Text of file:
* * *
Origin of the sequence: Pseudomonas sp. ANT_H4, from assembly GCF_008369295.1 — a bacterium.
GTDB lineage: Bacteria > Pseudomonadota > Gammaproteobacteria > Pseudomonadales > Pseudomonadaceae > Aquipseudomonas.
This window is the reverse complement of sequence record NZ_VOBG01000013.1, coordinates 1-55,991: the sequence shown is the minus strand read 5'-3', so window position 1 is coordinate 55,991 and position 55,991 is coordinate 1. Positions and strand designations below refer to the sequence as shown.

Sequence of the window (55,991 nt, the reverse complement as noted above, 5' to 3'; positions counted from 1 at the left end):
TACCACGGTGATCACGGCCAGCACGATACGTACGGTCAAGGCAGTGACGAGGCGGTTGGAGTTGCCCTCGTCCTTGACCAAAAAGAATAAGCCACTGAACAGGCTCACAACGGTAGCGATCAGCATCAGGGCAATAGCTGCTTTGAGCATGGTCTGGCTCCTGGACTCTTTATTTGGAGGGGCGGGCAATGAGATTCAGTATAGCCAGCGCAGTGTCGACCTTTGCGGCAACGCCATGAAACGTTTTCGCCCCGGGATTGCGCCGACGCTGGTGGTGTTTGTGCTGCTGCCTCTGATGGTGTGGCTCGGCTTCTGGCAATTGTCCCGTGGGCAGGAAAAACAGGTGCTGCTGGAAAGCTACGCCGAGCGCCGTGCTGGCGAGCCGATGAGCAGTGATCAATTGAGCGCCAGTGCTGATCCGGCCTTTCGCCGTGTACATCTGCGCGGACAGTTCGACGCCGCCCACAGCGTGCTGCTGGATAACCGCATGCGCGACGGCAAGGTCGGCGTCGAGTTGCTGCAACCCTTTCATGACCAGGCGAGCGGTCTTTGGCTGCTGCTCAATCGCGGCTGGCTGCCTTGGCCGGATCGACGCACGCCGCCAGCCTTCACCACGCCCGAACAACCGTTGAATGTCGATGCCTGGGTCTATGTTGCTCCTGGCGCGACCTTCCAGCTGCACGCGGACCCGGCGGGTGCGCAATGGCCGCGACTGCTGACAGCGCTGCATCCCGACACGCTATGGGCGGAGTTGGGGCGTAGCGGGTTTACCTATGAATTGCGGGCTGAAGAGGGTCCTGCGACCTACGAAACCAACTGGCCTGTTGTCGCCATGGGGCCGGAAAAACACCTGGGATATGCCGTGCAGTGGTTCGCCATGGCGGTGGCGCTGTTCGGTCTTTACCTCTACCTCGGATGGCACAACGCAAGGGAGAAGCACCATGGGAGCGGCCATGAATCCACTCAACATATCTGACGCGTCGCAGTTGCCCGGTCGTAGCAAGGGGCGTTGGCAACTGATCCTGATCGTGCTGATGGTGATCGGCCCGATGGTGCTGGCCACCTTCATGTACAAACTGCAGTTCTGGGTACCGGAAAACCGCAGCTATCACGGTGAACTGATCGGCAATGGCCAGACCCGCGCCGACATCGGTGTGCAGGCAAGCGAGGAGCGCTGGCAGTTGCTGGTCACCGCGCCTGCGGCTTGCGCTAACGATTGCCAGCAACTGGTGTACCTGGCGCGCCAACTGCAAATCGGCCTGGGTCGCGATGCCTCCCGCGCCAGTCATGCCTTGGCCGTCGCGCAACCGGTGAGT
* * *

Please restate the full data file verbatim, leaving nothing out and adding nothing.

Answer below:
Origin of the sequence: Pseudomonas sp. ANT_H4, from assembly GCF_008369295.1 — a bacterium.
GTDB lineage: Bacteria > Pseudomonadota > Gammaproteobacteria > Pseudomonadales > Pseudomonadaceae > Aquipseudomonas.
This window is the reverse complement of sequence record NZ_VOBG01000013.1, coordinates 1-55,991: the sequence shown is the minus strand read 5'-3', so window position 1 is coordinate 55,991 and position 55,991 is coordinate 1. Positions and strand designations below refer to the sequence as shown.

Sequence of the window (55,991 nt, the reverse complement as noted above, 5' to 3'; positions counted from 1 at the left end):
TACCACGGTGATCACGGCCAGCACGATACGTACGGTCAAGGCAGTGACGAGGCGGTTGGAGTTGCCCTCGTCCTTGACCAAAAAGAATAAGCCACTGAACAGGCTCACAACGGTAGCGATCAGCATCAGGGCAATAGCTGCTTTGAGCATGGTCTGGCTCCTGGACTCTTTATTTGGAGGGGCGGGCAATGAGATTCAGTATAGCCAGCGCAGTGTCGACCTTTGCGGCAACGCCATGAAACGTTTTCGCCCCGGGATTGCGCCGACGCTGGTGGTGTTTGTGCTGCTGCCTCTGATGGTGTGGCTCGGCTTCTGGCAATTGTCCCGTGGGCAGGAAAAACAGGTGCTGCTGGAAAGCTACGCCGAGCGCCGTGCTGGCGAGCCGATGAGCAGTGATCAATTGAGCGCCAGTGCTGATCCGGCCTTTCGCCGTGTACATCTGCGCGGACAGTTCGACGCCGCCCACAGCGTGCTGCTGGATAACCGCATGCGCGACGGCAAGGTCGGCGTCGAGTTGCTGCAACCCTTTCATGACCAGGCGAGCGGTCTTTGGCTGCTGCTCAATCGCGGCTGGCTGCCTTGGCCGGATCGACGCACGCCGCCAGCCTTCACCACGCCCGAACAACCGTTGAATGTCGATGCCTGGGTCTATGTTGCTCCTGGCGCGACCTTCCAGCTGCACGCGGACCCGGCGGGTGCGCAATGGCCGCGACTGCTGACAGCGCTGCATCCCGACACGCTATGGGCGGAGTTGGGGCGTAGCGGGTTTACCTATGAATTGCGGGCTGAAGAGGGTCCTGCGACCTACGAAACCAACTGGCCTGTTGTCGCCATGGGGCCGGAAAAACACCTGGGATATGCCGTGCAGTGGTTCGCCATGGCGGTGGCGCTGTTCGGTCTTTACCTCTACCTCGGATGGCACAACGCAAGGGAGAAGCACCATGGGAGCGGCCATGAATCCACTCAACATATCTGACGCGTCGCAGTTGCCCGGTCGTAGCAAGGGGCGTTGGCAACTGATCCTGATCGTGCTGATGGTGATCGGCCCGATGGTGCTGGCCACCTTCATGTACAAACTGCAGTTCTGGGTACCGGAAAACCGCAGCTATCACGGTGAACTGATCGGCAATGGCCAGACCCGCGCCGACATCGGTGTGCAGGCAAGCGAGGAGCGCTGGCAGTTGCTGGTCACCGCGCCTGCGGCTTGCGCTAACGATTGCCAGCAACTGGTGTACCTGGCGCGCCAACTGCAAATCGGCCTGGGTCGCGATGCCTCCCGCGCCAGTCATGCCTTGGCCGTCGCGCAACCGGTGAGT